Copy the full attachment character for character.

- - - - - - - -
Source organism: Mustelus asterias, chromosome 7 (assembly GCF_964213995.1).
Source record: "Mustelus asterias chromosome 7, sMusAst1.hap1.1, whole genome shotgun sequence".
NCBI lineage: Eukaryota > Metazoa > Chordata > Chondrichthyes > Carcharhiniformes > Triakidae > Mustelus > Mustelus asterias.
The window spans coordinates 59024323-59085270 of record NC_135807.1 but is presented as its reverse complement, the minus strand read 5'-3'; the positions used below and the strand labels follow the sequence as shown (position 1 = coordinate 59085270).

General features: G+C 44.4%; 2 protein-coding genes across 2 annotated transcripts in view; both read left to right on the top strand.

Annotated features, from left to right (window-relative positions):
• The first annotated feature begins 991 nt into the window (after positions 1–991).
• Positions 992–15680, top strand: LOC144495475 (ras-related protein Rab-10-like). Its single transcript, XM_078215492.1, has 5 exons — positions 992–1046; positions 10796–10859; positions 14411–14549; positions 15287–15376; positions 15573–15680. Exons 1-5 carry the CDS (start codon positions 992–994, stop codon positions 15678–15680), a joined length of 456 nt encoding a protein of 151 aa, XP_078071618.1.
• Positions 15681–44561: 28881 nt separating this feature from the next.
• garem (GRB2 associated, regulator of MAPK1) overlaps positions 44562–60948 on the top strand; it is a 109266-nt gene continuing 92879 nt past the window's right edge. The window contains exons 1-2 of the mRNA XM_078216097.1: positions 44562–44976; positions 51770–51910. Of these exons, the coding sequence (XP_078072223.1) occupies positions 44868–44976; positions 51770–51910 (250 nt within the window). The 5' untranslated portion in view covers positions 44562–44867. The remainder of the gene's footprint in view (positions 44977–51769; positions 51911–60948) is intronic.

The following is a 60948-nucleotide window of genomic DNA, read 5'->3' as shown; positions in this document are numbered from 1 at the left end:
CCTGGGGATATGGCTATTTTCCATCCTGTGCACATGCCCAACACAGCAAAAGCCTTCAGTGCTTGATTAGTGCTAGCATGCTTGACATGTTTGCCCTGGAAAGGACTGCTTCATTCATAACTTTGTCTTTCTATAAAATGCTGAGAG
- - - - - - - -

Source organism: Mustelus asterias, chromosome 7 (assembly GCF_964213995.1).
Source record: "Mustelus asterias chromosome 7, sMusAst1.hap1.1, whole genome shotgun sequence".
NCBI lineage: Eukaryota > Metazoa > Chordata > Chondrichthyes > Carcharhiniformes > Triakidae > Mustelus > Mustelus asterias.
The window spans coordinates 59024323-59085270 of record NC_135807.1 but is presented as its reverse complement, the minus strand read 5'-3'; the positions used below and the strand labels follow the sequence as shown (position 1 = coordinate 59085270).

General features: G+C 44.4%; 2 protein-coding genes across 2 annotated transcripts in view; both read left to right on the top strand.

Annotated features, from left to right (window-relative positions):
• The first annotated feature begins 991 nt into the window (after positions 1–991).
• Positions 992–15680, top strand: LOC144495475 (ras-related protein Rab-10-like). Its single transcript, XM_078215492.1, has 5 exons — positions 992–1046; positions 10796–10859; positions 14411–14549; positions 15287–15376; positions 15573–15680. Exons 1-5 carry the CDS (start codon positions 992–994, stop codon positions 15678–15680), a joined length of 456 nt encoding a protein of 151 aa, XP_078071618.1.
• Positions 15681–44561: 28881 nt separating this feature from the next.
• garem (GRB2 associated, regulator of MAPK1) overlaps positions 44562–60948 on the top strand; it is a 109266-nt gene continuing 92879 nt past the window's right edge. The window contains exons 1-2 of the mRNA XM_078216097.1: positions 44562–44976; positions 51770–51910. Of these exons, the coding sequence (XP_078072223.1) occupies positions 44868–44976; positions 51770–51910 (250 nt within the window). The 5' untranslated portion in view covers positions 44562–44867. The remainder of the gene's footprint in view (positions 44977–51769; positions 51911–60948) is intronic.

The following is a 60948-nucleotide window of genomic DNA, read 5'->3' as shown; positions in this document are numbered from 1 at the left end:
CCTGGGGATATGGCTATTTTCCATCCTGTGCACATGCCCAACACAGCAAAAGCCTTCAGTGCTTGATTAGTGCTAGCATGCTTGACATGTTTGCCCTGGAAAGGACTGCTTCATTCATAACTTTGTCTTTCTATAAAATGCTGAGAG